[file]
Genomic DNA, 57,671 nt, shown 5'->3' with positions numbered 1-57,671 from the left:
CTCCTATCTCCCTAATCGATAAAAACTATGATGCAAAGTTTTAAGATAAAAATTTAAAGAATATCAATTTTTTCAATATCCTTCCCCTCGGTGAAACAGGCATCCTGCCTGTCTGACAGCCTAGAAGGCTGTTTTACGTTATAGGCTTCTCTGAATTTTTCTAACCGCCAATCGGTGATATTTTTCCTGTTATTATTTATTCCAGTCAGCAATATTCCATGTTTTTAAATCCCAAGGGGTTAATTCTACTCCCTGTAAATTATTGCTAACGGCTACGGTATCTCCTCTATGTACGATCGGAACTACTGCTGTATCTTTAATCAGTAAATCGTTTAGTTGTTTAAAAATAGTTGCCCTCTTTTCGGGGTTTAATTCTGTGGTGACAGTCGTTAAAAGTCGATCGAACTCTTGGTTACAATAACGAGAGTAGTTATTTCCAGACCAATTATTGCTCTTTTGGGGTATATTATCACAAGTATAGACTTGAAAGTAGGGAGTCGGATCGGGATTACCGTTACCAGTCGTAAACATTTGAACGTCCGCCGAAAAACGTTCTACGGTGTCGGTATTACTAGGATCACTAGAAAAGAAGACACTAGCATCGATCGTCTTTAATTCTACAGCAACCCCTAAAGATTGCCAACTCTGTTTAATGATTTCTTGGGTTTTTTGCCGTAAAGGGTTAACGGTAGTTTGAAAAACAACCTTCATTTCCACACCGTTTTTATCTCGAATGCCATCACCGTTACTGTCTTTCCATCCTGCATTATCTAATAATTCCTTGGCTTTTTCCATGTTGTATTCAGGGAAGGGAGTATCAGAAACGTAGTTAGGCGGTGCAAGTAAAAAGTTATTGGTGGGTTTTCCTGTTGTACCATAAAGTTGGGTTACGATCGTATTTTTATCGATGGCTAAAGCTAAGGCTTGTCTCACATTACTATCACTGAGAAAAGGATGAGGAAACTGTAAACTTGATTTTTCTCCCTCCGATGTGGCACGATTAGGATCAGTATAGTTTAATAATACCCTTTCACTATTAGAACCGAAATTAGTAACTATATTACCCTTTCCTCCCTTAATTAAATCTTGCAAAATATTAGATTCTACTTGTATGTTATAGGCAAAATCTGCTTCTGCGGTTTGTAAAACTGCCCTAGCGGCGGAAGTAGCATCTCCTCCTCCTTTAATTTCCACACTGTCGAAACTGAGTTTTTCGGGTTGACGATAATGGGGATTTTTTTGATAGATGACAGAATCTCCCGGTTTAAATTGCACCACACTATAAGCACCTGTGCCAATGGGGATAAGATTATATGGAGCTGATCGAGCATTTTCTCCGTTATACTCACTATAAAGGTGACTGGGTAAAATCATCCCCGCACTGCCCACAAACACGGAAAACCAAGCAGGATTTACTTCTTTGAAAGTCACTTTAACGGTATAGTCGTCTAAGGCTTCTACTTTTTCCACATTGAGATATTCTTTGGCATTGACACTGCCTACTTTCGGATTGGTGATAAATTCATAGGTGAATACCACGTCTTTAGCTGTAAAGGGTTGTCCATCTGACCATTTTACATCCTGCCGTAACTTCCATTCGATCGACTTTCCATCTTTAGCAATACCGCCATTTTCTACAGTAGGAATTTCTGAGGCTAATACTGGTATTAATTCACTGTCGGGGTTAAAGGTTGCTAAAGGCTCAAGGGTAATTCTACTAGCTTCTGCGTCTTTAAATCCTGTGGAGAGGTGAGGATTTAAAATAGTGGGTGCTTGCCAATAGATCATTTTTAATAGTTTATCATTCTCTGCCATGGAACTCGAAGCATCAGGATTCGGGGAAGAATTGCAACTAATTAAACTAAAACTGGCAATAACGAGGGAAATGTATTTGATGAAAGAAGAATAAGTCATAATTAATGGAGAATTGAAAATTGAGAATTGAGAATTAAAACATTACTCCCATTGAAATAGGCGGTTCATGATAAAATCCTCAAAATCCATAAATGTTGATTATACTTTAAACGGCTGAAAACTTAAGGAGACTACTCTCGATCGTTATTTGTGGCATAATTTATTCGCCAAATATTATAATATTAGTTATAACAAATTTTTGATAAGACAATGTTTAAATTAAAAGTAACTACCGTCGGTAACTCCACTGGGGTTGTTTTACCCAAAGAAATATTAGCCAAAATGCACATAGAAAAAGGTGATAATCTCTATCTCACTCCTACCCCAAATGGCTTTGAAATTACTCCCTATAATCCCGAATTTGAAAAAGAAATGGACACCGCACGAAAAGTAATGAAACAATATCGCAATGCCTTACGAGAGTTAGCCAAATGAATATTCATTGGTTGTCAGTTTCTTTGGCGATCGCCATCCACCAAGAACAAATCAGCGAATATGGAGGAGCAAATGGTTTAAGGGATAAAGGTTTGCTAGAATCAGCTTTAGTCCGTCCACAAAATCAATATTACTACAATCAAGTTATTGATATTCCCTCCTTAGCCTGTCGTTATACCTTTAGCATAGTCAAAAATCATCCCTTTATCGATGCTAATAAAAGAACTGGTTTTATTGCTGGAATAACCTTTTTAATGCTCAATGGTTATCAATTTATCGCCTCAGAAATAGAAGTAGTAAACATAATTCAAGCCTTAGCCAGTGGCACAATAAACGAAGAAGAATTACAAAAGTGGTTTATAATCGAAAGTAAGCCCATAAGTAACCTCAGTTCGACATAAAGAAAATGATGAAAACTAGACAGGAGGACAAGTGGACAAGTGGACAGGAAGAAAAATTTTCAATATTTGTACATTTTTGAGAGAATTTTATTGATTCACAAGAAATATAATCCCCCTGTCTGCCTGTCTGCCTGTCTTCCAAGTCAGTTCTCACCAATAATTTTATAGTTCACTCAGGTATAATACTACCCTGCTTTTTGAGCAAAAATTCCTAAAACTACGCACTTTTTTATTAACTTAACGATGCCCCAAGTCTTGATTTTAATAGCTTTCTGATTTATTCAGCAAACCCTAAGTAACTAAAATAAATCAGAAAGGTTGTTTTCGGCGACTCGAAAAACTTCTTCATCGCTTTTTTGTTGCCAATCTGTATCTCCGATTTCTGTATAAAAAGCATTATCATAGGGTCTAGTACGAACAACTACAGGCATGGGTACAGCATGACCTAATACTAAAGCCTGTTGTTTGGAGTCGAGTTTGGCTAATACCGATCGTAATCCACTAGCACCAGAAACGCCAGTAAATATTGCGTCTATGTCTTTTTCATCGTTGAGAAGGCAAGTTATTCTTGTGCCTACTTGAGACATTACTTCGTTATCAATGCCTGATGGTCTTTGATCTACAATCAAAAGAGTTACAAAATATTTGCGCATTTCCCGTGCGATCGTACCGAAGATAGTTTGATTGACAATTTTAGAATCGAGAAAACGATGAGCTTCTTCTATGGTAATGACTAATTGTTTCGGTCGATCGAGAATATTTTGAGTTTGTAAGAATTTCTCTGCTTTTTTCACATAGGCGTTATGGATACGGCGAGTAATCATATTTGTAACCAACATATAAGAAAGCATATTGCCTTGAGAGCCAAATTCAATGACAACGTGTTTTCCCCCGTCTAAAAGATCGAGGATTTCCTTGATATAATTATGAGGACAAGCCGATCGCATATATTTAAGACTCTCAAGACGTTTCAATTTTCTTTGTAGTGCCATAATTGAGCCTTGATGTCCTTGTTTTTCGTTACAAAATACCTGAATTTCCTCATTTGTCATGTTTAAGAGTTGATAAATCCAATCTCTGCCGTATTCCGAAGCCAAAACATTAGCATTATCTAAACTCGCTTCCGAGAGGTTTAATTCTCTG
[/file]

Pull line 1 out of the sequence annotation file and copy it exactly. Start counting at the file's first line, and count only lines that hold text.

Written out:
Genomic DNA, 57,671 nt, shown 5'->3' with positions numbered 1-57,671 from the left: